Send to

Choose Destination
Ann Intern Med. 2006 Jul 18;145(2):91-7.

The relationship between overweight in adolescence and premature death in women.

Author information

Harvard School of Public Health, Brigham and Women's Hospital, and Harvard Medical School, Boston, Massachusetts 02115, USA.



The impact of adiposity in adolescence on death during adulthood is uncertain.


To examine the relation between adiposity in adolescence and premature death in women.


Prospective cohort study.


United States.


102,400 women from the Nurses' Health Study II who were 24 to 44 years of age and free of cancer at baseline. Ninety percent were of non-Hispanic white ethnicity.


In 1989, current weight and height and recalled weight at age 18 years were assessed by using validated questionnaires, and body mass index (BMI) was calculated. Hazard ratios for death and 95% CIs were adjusted for potential confounders, including cigarette smoking, alcohol use, and physical activity during adolescence.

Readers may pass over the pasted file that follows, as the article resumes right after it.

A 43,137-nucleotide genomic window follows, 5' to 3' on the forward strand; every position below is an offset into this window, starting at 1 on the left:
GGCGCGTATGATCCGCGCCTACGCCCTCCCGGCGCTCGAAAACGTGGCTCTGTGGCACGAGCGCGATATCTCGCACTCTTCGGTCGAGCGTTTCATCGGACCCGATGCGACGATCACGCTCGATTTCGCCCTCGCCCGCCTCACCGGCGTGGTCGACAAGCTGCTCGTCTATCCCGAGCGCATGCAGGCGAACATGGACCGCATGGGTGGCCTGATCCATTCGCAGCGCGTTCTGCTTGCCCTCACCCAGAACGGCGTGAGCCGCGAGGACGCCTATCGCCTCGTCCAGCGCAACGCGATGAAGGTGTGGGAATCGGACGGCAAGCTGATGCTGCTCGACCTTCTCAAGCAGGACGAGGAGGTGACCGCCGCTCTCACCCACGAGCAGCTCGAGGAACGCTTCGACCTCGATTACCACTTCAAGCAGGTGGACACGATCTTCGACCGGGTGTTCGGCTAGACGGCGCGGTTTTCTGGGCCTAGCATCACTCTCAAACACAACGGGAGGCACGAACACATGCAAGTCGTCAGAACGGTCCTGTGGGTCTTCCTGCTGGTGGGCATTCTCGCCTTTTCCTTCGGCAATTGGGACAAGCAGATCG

During 12 years of follow-up, 710 participants died. Compared with a BMI of 18.5 to 21.9 kg/m2 at age 18 years, the hazard ratio for premature death was 0.98 (95% CI, 0.78 to 1.23) for a BMI less than 18.5 kg/m2, 1.18 (CI, 0.97 to 1.43) for a BMI of 22.0 to 24.9 kg/m2, 1.66 (CI, 1.31 to 2.10) for a BMI of 25.0 to 29.9 kg/m2, and 2.79 (CI, 2.04 to 3.81) for a BMI of 30 kg/m2 or greater. Among participants who never smoked, a BMI of 22.0 to 24.9 kg/m2 at age 18 years was also associated with increased premature death (hazard ratio, 1.50 [CI, 1.16 to 1.94]). Associations between BMI at age 18 years and death could only partly be explained by adult BMI measured in 1989.


Because of the observational study design, residual confounding by imperfectly measured or unknown confounders may still be present.


Moderately higher adiposity at age 18 years is associated with increased premature death in younger and middle-aged U.S. women.

[Indexed for MEDLINE]

Supplemental Content

Full text links

Icon for Silverchair Information Systems
Loading ...
Support Center